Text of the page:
Black teenager launches racial justice project in Nova Scotia
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What you need to know about COVID-19: September 23, 2020
DR. CHRIS MILBURN
There is something that I need to speak out on before it's too late. I was prompted to write this by the high-profile case of the two Halifax special constables who were convicted on Sunday of criminal negligence causing the death of a man in custody.
As an emergency physician, I have a strong connection to this issue, and this court case makes me shudder.
The starry-eyed view of medicine is that we spend our time helping appreciative people who are polite and reasonable. In reality, on a very regular basis, we deal with "the criminal element." Through my 20 years working in emergency departments, people have taken a swing at me, I’ve had my shirt ripped off, and I’ve been spit on numerous times. I have been told “I know where you live” (probably true in our small community) and physically threatened.
I have seen criminals spit at, assault and threaten officers and the officers’ families. I am constantly amazed by the grace, compassion, and patience shown to these patients, which often exceeds that from our physicians and hospital staff.
I was taught to respect authority and take responsibility for my own actions. As such, I have always had great respect for police and related professions. My respect has only grown during my many interactions with them and jail guards during my work. On at least one occasion, I am quite sure they saved me from grievous harm (or worse) when dealing with a particularly violent criminal.
The ED has always dealt with people involved in altercations, stabbings, domestic assaults, etc. This is not new. But the amount of ED resources being taken up by criminals has been on the rise. In the last decades, there has been increased scrutiny on police, and new rules dictate that they have criminals “medically cleared” before locking them up. Anything bad that happens to a criminal now seems to be the fault of the police, and not the individual under arrest. Police policy here in Nova Scotia now mandates that any person under arrest about whom officers have any medical concern must be brought to emergency for “medical clearance.”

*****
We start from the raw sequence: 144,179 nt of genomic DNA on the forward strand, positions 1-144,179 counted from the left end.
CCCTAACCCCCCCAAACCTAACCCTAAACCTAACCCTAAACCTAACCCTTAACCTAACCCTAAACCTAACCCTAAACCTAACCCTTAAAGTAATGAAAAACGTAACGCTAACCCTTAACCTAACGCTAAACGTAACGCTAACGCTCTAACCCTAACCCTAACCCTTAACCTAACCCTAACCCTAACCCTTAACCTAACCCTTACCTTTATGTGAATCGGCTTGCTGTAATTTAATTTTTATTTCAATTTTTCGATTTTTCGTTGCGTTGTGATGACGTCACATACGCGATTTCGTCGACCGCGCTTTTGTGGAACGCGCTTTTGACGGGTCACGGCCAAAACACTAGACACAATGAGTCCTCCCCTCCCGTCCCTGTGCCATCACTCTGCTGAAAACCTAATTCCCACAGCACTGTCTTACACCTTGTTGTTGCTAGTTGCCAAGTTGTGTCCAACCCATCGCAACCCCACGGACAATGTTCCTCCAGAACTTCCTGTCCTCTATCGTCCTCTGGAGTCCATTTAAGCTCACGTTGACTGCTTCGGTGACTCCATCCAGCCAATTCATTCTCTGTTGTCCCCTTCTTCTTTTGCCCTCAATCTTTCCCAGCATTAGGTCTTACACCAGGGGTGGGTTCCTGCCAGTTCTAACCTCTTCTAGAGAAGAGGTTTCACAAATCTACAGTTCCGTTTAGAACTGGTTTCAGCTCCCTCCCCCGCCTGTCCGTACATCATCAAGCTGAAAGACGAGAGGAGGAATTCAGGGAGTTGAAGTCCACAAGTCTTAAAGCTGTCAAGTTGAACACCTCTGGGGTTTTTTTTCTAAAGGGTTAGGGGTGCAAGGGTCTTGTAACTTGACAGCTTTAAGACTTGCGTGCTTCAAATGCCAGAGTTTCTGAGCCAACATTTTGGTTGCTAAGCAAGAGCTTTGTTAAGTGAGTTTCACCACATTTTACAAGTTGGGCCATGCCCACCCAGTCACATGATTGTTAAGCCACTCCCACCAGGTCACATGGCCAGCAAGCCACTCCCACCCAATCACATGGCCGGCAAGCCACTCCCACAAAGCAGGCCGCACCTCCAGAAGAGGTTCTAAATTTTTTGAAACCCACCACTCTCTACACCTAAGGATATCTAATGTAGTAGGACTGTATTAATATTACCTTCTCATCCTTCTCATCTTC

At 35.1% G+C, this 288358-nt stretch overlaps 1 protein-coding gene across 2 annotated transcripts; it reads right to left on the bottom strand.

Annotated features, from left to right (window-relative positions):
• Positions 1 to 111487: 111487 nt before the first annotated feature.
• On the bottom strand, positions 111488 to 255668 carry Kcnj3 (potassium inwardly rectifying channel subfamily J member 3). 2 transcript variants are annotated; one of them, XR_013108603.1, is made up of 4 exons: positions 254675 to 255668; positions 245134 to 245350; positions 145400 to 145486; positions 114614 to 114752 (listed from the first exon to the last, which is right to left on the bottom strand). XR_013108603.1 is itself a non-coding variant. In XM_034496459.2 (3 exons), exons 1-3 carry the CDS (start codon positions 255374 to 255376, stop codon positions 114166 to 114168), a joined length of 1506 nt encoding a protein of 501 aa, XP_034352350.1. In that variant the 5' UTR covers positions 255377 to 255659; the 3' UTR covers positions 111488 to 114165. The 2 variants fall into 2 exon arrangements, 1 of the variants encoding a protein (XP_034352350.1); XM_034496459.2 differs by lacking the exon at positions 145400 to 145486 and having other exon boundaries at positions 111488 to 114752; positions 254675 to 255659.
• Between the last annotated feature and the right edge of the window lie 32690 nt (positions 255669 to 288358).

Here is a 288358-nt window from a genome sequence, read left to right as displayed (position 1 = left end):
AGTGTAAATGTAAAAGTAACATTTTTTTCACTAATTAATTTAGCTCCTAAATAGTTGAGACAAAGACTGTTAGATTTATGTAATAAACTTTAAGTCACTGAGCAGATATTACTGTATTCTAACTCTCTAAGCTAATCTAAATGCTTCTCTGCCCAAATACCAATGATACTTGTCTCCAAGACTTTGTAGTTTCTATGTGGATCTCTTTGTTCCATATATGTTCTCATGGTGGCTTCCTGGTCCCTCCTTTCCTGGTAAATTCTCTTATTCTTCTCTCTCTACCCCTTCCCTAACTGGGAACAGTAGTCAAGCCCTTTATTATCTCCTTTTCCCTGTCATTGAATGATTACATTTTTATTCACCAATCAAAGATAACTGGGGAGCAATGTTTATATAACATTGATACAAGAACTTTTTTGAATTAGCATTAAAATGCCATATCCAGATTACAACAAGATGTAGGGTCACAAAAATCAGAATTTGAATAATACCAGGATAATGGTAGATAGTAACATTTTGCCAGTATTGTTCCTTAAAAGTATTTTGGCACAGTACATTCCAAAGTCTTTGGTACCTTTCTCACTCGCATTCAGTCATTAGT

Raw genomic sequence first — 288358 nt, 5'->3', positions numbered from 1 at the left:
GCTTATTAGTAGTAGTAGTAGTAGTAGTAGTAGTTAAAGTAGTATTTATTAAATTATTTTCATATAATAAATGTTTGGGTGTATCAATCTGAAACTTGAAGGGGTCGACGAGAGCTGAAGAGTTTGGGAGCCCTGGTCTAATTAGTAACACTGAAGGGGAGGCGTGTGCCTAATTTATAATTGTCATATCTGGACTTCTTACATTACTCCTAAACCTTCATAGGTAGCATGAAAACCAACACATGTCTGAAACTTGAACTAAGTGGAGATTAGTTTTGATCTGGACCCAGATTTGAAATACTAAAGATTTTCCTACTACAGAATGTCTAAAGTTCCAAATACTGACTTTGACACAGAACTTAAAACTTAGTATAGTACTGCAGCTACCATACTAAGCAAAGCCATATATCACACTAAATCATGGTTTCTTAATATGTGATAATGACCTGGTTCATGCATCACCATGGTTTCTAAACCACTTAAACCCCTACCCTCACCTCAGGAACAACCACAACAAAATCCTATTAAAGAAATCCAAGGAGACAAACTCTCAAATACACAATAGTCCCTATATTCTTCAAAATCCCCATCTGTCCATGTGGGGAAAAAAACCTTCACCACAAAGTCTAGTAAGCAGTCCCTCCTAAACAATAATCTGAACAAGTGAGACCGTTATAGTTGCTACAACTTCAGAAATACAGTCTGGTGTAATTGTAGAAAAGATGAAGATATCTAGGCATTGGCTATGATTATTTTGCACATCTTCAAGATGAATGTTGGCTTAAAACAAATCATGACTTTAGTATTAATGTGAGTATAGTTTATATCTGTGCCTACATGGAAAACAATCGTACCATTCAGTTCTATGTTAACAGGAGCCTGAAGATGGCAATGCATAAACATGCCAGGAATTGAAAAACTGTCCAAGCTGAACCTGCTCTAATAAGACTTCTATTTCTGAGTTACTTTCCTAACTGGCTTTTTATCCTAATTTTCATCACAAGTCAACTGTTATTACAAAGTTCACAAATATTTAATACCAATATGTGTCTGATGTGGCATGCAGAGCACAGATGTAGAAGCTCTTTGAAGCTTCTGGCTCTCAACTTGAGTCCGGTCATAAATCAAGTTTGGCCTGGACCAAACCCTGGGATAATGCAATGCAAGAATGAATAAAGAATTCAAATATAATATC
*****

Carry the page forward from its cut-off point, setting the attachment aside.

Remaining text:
How does this policy translate in practice?
It is the patients who are too violent, refuse to be honest, and are the most wild-behaving and impaired that have to be brought to the ED for “clearance.” This means that screaming, spitting, potentially dangerous people are now brought to EDs for doctors, nurses and support staff to deal with. It is much too dangerous for a blood collector or nurse to approach the patient with a needle, as this puts patient and staff at great risk for injury.
Spit hoods sound cruel and unusual to someone who has never been around one of these patients. But it is not safe, nor reasonable, to expect police, jail guards or hospital staff to be spit on as a normal part of their job. A large percentage of patients who would spit on someone trying to help them are carrying dangerous infectious diseases.
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I am quite convinced that if we could share video of these interactions, the public would be much more sympathetic to police and hospital staff and their conundrum.
Meanwhile, the poor old lady with cancer trying to sleep in the next room is woken up by screaming and profanity. All the waiting room patients are held longer as we deal with police and patients coming through the back door. Police who should be patrolling our streets are stuck in an ED waiting with the patient.